Sunday, November 11, 2007

Research update - Interval Training

The post on Kettlebell Science promoted a little bit of debate in the comments, which is always encouraging. One of the themes in that post was that the exercise protocol that is chosen is important in terms of the results that you are trying to achieve. This of course is the basic principle of specificity - you'll get a result specific to what you are training. A(n) high intensity interval (HIIT) type protocol, for example, will stress the metabolic / energy pathways that lead to an improved Vo2 max.

On this subject, there were a couple of new pieces of research published last week on interval training:

Similar metabolic adaptations during exercise after low volume sprint interval and traditional endurance training in humans.


Low-volume "sprint" interval training (SIT) stimulates rapid improvements in muscle oxidative capacity that are comparable to traditional endurance training (ET) but no study has examined metabolic adaptations during exercise after these diverse training strategies. We hypothesized that SIT and ET would induce similar adaptations in markers of skeletal muscle carbohydrate (CHO) and lipid metabolism and metabolic control during exercise despite large differences in training volume and time commitment. Active but untrained subjects (23+/-1 y) performed a constant-load cycling challenge (1 h at 65% of VO2peak) before and after 6 wk of either SIT or ET (n=5 men and 5 women per group). SIT consisted of 4-6 repeats of a 30 s "all out" Wingate Test with 4.5 min recovery per d, 3 dwk-1. ET consisted of 40-60 min of continuous cycling at ~65% VO2peak per d, 5 dwk-1. Weekly time commitment (~1.5 vs ~4.5 h) and total training volume (~600 vs ~3000 kJwk-1) was substantially lower in SIT vs ET. Despite these differences, both protocols induced similar increases (P<0.05) in mitochondrial markers for skeletal muscle CHO (pyruvate dehydrogenase E1alpha protein content) and lipid oxidation (3-hydroxyacyl CoA dehydrogenase maximal activity) and protein content of peroxisome-proliferator-activated receptor-gamma coactivator-1alpha. Glycogen and phosphocreatine utilization during exercise were reduced after training, and calculated rates of whole-body CHO and lipid oxidation were decreased and increased respectively, with no differences between groups (all main effects, P<0.05). Given the markedly lower training volume in the SIT group, these data suggest that high-intensity interval training is a time-efficient strategy to increase skeletal muscle oxidative capacity and induce specific metabolic adaptations during exercise that are comparable to traditional ET.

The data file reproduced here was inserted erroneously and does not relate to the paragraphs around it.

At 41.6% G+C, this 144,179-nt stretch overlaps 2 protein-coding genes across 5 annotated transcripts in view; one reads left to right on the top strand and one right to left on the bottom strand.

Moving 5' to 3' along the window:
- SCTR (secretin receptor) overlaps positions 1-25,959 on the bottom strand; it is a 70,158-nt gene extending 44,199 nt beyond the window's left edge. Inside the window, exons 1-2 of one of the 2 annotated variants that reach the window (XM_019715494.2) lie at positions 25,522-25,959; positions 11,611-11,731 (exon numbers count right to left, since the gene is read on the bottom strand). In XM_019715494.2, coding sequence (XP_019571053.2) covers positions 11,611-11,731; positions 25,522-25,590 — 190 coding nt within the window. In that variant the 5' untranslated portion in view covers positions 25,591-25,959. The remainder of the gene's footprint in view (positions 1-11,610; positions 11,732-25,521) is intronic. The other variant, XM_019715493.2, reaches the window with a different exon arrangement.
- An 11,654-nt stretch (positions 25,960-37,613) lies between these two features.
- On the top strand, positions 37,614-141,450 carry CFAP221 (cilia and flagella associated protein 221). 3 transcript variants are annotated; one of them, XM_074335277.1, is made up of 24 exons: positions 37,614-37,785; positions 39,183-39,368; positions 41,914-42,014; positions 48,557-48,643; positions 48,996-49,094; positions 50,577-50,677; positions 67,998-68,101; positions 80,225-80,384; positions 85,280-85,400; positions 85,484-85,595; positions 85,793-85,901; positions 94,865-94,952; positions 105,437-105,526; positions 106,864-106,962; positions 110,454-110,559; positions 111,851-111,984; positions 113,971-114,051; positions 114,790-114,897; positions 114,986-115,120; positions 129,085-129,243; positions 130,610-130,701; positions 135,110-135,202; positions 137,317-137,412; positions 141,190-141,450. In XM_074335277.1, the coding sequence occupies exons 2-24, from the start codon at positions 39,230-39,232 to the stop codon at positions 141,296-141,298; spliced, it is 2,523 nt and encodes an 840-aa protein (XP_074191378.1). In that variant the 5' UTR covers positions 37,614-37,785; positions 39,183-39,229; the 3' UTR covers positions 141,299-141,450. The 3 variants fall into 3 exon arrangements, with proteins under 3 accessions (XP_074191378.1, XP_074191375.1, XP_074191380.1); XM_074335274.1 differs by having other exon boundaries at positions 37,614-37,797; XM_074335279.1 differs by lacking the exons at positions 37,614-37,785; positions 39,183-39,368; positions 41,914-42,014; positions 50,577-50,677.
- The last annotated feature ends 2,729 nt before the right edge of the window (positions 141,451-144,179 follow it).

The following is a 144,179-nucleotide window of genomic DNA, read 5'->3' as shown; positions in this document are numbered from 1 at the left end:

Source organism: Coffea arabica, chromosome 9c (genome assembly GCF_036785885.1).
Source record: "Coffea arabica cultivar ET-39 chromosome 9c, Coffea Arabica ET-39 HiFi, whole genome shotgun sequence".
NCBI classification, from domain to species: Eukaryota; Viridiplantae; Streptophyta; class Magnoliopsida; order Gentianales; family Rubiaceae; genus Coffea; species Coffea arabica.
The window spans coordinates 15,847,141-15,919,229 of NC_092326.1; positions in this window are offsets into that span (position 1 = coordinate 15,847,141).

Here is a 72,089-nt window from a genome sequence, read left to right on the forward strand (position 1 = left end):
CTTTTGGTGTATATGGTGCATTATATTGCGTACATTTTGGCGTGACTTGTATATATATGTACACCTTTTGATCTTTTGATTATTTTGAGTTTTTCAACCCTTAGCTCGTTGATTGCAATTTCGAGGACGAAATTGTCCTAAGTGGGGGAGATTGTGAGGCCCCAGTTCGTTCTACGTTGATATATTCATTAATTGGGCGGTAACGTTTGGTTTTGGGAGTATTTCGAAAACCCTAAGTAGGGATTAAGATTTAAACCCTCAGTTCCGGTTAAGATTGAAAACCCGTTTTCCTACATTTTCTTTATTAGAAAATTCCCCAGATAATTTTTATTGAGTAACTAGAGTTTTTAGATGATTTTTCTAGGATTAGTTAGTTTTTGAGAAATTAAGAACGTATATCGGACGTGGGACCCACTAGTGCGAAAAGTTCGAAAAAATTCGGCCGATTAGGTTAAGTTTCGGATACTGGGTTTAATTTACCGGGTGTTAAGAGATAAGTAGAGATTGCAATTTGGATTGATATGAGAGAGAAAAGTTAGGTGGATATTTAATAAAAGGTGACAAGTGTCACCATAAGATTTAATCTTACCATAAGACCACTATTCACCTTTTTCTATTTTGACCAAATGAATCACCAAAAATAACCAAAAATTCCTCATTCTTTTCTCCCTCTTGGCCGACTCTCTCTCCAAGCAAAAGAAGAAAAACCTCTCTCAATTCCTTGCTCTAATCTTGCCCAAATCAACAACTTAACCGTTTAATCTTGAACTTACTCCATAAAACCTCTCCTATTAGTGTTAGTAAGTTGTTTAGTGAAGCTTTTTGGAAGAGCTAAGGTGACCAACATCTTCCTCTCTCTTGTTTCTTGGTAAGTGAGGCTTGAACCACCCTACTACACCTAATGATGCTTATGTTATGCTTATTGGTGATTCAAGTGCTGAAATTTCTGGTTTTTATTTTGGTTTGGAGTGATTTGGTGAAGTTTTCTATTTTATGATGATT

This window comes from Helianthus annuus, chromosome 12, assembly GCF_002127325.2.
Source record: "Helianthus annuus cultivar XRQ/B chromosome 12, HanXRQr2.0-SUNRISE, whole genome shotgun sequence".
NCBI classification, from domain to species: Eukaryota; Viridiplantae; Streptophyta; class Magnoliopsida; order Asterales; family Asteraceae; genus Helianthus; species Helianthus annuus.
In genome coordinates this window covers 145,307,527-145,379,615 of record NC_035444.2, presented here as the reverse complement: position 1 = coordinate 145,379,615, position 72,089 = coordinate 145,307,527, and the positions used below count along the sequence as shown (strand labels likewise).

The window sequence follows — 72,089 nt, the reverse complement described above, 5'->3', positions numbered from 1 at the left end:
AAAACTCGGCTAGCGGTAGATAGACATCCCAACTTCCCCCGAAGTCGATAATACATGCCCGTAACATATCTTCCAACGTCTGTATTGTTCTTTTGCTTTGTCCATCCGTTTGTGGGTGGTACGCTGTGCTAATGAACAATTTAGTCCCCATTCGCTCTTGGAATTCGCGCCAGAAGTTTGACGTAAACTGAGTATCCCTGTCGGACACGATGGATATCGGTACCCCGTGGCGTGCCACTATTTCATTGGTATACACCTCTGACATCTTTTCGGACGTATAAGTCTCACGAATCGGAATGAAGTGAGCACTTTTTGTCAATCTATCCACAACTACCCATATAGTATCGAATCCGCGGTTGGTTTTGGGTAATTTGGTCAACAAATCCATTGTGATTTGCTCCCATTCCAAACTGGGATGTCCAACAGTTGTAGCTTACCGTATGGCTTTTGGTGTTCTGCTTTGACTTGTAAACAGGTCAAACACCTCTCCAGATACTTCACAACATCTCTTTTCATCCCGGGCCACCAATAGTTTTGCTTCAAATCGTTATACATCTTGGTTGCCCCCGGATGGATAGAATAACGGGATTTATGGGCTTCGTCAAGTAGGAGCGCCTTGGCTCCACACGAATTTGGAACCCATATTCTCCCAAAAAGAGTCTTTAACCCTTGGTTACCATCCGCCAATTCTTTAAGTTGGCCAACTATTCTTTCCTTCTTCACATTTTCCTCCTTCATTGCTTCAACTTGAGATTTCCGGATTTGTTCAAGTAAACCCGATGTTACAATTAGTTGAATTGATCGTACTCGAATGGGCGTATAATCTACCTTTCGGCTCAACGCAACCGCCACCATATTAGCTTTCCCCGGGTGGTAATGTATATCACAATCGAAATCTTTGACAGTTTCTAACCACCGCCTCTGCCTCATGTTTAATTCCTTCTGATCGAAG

So, from a perspective of time efficiency do intervals. You get the same benefits for a fraction of the time investment!

IGF-I and IGFBP-3 during Continuous and Interval Exercise.

The purpose of this research was to compare changes in circulating levels of total IGF-I and IGFBP-3 during continuous, moderate-intensity exercise (CE) and high-intensity interval exercise (IE) of equal duration. Ten healthy males completed 2 exercise sessions and a resting control session (R) in random order. The CE was 20 minutes of cycling at 60 - 65 % of V.O (2max). During IE, subjects cycled at 80 - 85 % of V.O (2max) for 1 minute followed by 40 seconds of active recovery, with the cycle repeated for a total of 20 minutes. In each session blood samples were drawn at - 10, 0, 5, 10, 20 and 30 minutes. Both IGF-I and IGFBP-3 increased during exercise (p < 0.05) and repeated measures ANOVA revealed a significant effect for session (IE, CE > R, p < 0.05). Area under the curve (AUC) analyses showed no difference in IGF-I between sessions, however, the IGFBP-3 AUC was significantly greater during IE than R (p < 0.05). These results suggest interval and continuous exercise will result in similar changes in circulating IGF-I and IGFBP-3. This could be beneficial to individuals who can exercise longer and at a higher intensity in intervals than would be possible using a continuous protocol.